Style-wise, I would hate this fight for Rios if I were his trainer or manager or promoter. Acosta is a mover, but not a runner. He uses the ring wonderfully, and is a great disruptor of rhythm. Rios is a plodding, straightforward brawler who really only has one speed. It's a good speed to have if you're just going to have one, but there are no tricks with Rios, and nothing he'll do should be unexpected. Acosta showed against Antillon that he has brains, good accuracy, a strong jab, good feet, and power behind his punches.
It's a question of whether Rios is a good enough pressure fighter to slow Acosta down, because if he can't, he doesn't have much hope of winning this fight. But the inactivity gives me pretty big pause, plus the fact that I know Rios isn't going to stop. He'll get knocked out before he gives up chasing Acosta. I like Acosta, but just mildly. If Acosta were more active recently, I'd like him a lot bigger. I think Rios, like Gatti and Ward and Katsidis, will generally be overwhelmed against the better boxers he faces in his career, and on the surface this fight is just that. But the ingredients are there for Rios to win this fight. Acosta TKO-10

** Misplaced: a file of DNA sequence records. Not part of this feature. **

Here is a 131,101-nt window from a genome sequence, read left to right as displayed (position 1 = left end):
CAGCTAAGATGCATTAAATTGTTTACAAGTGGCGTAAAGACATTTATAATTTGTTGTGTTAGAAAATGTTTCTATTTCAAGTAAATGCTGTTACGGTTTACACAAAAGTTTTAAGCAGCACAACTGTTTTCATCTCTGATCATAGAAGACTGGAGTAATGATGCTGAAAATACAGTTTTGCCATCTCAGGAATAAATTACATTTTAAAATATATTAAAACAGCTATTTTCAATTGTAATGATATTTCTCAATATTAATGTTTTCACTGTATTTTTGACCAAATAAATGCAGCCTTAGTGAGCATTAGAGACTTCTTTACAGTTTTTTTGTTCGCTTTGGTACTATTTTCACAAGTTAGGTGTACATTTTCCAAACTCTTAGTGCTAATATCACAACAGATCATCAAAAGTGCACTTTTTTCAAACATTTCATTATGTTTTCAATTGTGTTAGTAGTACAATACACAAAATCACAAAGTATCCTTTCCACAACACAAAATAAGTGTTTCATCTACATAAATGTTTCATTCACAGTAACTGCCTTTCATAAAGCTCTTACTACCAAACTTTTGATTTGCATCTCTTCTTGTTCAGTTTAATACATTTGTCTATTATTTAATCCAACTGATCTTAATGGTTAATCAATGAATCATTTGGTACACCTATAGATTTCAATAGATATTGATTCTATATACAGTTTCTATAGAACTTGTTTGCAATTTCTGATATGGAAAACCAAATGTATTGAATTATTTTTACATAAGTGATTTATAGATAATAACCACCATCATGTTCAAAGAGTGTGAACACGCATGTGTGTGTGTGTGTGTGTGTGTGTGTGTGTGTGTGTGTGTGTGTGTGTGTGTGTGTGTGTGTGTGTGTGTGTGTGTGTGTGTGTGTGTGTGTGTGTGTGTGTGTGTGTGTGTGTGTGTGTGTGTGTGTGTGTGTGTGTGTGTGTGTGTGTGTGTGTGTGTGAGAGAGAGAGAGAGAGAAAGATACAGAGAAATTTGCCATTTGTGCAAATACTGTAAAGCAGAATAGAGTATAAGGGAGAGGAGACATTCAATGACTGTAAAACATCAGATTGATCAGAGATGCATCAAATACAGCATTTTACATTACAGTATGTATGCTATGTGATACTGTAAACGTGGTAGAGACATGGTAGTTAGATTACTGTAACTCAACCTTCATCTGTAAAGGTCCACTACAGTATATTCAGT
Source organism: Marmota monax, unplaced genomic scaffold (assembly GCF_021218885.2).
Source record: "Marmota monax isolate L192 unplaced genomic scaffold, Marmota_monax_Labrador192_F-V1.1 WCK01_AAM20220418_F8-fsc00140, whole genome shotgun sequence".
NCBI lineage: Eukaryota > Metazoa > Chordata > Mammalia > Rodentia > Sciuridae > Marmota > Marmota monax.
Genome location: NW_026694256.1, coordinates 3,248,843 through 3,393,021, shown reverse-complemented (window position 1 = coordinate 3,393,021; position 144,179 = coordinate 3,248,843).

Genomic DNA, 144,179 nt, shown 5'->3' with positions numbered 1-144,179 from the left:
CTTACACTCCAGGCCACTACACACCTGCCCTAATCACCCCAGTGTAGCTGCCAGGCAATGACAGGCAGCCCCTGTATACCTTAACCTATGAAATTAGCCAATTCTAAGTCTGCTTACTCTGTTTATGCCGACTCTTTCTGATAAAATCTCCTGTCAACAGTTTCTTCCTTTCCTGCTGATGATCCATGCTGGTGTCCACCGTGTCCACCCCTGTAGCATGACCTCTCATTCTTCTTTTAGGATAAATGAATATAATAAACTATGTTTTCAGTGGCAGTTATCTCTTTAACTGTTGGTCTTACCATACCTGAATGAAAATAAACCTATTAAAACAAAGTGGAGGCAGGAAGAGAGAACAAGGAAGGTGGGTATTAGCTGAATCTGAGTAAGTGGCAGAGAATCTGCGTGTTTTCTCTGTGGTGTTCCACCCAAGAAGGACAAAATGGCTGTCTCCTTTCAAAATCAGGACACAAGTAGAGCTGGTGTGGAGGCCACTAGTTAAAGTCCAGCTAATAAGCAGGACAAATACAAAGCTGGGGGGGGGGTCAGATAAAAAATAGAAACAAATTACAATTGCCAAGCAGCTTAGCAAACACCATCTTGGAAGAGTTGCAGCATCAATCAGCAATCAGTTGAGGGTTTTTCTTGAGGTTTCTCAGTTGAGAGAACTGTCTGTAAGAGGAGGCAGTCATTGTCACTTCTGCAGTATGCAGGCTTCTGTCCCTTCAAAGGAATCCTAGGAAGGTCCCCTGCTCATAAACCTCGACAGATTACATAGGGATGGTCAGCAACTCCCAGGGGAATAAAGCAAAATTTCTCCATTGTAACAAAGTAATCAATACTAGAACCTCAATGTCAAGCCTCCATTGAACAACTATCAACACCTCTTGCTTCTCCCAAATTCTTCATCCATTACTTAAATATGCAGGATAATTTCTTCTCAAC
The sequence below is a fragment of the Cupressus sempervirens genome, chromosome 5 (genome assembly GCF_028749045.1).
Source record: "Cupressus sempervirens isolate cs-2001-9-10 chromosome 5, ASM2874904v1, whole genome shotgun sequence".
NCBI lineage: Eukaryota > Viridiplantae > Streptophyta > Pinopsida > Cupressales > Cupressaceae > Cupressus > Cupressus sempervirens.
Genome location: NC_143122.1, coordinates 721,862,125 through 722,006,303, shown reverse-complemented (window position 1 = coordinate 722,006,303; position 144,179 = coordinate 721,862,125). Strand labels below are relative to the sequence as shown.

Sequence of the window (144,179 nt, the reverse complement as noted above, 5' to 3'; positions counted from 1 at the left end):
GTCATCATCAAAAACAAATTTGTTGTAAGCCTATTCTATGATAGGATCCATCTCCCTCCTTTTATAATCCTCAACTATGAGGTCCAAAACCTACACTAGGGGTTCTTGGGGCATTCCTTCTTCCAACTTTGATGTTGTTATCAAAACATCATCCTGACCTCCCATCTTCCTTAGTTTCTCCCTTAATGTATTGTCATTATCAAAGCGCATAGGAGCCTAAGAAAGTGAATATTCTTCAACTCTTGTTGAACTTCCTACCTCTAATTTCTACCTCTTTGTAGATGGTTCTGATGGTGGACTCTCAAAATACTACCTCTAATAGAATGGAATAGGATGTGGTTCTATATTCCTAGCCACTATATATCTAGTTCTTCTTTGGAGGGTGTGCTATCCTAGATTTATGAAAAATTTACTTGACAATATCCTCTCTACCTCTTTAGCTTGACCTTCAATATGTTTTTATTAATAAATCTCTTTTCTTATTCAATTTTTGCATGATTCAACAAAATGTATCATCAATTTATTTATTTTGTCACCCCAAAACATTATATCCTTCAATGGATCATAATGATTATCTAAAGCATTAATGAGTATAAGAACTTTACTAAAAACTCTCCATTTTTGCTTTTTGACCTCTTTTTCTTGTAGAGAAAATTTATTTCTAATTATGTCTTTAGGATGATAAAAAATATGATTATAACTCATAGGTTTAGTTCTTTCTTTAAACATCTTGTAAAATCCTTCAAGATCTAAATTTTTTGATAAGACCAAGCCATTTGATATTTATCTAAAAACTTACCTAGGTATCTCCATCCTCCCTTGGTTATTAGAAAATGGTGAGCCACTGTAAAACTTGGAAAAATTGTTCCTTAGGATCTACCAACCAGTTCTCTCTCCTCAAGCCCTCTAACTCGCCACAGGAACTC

Co(rn)-Feature: Antonio DeMarco Invades Nebraska
The co-feature bout from the Heartland Events Center in Grand Island, Nebraska (Nebraska has islands?) isn't nearly as interesting, but could be a very fun fight. Antonio DeMarco (24-2-1, 18 KO) returns to Showtime for the first time since his loss to Edwin Valero a year ago, facing Reyes Sanchez (20-3-1, 11 KO) in another lightweight bout. Given that DeMarco is a Showtime favorite, the idea is probably somewhere for DeMarco to face the winner of the main event later in the year.
DeMarco is a tough guy. He took some big punishment from Valero before retiring after the ninth round, hanging in a lot longer than most did against Valero. Sanchez is coming off of a split decision win over fellow Mexican Daniel Estrada, who seems to always make good fights. Two of his losses came early in his career (one to Miguel Vazquez) and he lost to Ricardo Dominguez (KO-2) in '09. Aside from Estrada, Sanchez has wins over familiar names such as Ali Chebah and Ivan Valle.
Long story short, I think you have to favor DeMarco here, but don't count out Sanchez by any means. He's 25 and turned pro eight years ago. Mexican fighters who take to the pro rings early in life are often quite a bit more dangerous than they appear at first glance. DeMarco better be ready to fight. The good news for him is that he generally is, and he's faced a higher level of competition more consistently. DeMarco UD-12